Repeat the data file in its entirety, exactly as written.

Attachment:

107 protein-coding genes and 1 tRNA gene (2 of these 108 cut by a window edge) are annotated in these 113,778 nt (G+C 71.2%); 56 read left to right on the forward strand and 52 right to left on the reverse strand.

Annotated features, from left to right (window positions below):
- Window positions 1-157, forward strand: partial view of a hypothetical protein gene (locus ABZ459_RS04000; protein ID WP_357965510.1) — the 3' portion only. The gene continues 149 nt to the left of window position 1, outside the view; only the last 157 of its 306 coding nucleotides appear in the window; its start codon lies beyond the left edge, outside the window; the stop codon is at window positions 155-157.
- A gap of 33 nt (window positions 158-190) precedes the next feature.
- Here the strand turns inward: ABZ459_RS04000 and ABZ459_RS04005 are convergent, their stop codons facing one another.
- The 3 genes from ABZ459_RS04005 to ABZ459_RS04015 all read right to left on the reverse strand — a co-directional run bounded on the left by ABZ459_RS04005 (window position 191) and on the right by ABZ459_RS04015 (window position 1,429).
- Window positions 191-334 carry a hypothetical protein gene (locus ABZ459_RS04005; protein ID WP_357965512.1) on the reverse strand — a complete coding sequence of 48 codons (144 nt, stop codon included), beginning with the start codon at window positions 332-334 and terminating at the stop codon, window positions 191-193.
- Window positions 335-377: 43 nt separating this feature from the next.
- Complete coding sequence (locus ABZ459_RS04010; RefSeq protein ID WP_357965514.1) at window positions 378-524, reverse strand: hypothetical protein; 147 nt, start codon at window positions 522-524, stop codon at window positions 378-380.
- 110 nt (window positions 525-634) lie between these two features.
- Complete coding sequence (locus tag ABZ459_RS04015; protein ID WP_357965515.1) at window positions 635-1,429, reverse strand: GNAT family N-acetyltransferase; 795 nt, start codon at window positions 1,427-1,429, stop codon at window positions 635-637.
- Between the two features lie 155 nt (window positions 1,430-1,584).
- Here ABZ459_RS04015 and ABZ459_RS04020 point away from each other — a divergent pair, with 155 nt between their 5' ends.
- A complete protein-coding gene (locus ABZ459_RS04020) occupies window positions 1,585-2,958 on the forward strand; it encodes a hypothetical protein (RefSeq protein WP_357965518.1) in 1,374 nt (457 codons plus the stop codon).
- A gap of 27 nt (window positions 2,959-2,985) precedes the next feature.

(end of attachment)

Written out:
107 protein-coding genes and 1 tRNA gene (2 of these 108 cut by a window edge) are annotated in these 113,778 nt (G+C 71.2%); 56 read left to right on the forward strand and 52 right to left on the reverse strand.

Annotated features, from left to right (window positions below):
- Window positions 1-157, forward strand: partial view of a hypothetical protein gene (locus ABZ459_RS04000; protein ID WP_357965510.1) — the 3' portion only. The gene continues 149 nt to the left of window position 1, outside the view; only the last 157 of its 306 coding nucleotides appear in the window; its start codon lies beyond the left edge, outside the window; the stop codon is at window positions 155-157.
- A gap of 33 nt (window positions 158-190) precedes the next feature.
- Here the strand turns inward: ABZ459_RS04000 and ABZ459_RS04005 are convergent, their stop codons facing one another.
- The 3 genes from ABZ459_RS04005 to ABZ459_RS04015 all read right to left on the reverse strand — a co-directional run bounded on the left by ABZ459_RS04005 (window position 191) and on the right by ABZ459_RS04015 (window position 1,429).
- Window positions 191-334 carry a hypothetical protein gene (locus ABZ459_RS04005; protein ID WP_357965512.1) on the reverse strand — a complete coding sequence of 48 codons (144 nt, stop codon included), beginning with the start codon at window positions 332-334 and terminating at the stop codon, window positions 191-193.
- Window positions 335-377: 43 nt separating this feature from the next.
- Complete coding sequence (locus ABZ459_RS04010; RefSeq protein ID WP_357965514.1) at window positions 378-524, reverse strand: hypothetical protein; 147 nt, start codon at window positions 522-524, stop codon at window positions 378-380.
- 110 nt (window positions 525-634) lie between these two features.
- Complete coding sequence (locus tag ABZ459_RS04015; protein ID WP_357965515.1) at window positions 635-1,429, reverse strand: GNAT family N-acetyltransferase; 795 nt, start codon at window positions 1,427-1,429, stop codon at window positions 635-637.
- Between the two features lie 155 nt (window positions 1,430-1,584).
- Here ABZ459_RS04015 and ABZ459_RS04020 point away from each other — a divergent pair, with 155 nt between their 5' ends.
- A complete protein-coding gene (locus ABZ459_RS04020) occupies window positions 1,585-2,958 on the forward strand; it encodes a hypothetical protein (RefSeq protein WP_357965518.1) in 1,374 nt (457 codons plus the stop codon).
- A gap of 27 nt (window positions 2,959-2,985) precedes the next feature.